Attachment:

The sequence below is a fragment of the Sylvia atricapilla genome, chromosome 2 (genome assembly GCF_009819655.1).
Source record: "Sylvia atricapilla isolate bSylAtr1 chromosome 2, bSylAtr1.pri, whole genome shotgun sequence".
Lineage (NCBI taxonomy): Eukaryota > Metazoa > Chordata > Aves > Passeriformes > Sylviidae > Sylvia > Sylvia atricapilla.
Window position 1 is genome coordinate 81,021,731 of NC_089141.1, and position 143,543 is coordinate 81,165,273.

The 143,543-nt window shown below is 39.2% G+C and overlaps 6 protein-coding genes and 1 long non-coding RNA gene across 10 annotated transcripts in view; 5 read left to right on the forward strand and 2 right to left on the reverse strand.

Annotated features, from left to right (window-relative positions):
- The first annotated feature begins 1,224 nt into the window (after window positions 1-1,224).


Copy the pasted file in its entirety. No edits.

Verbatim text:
The sequence below is a fragment of the Sylvia atricapilla genome, chromosome 2 (genome assembly GCF_009819655.1).
Source record: "Sylvia atricapilla isolate bSylAtr1 chromosome 2, bSylAtr1.pri, whole genome shotgun sequence".
Lineage (NCBI taxonomy): Eukaryota > Metazoa > Chordata > Aves > Passeriformes > Sylviidae > Sylvia > Sylvia atricapilla.
Window position 1 is genome coordinate 81,021,731 of NC_089141.1, and position 143,543 is coordinate 81,165,273.

The 143,543-nt window shown below is 39.2% G+C and overlaps 6 protein-coding genes and 1 long non-coding RNA gene across 10 annotated transcripts in view; 5 read left to right on the forward strand and 2 right to left on the reverse strand.

Annotated features, from left to right (window-relative positions):
- The first annotated feature begins 1,224 nt into the window (after window positions 1-1,224).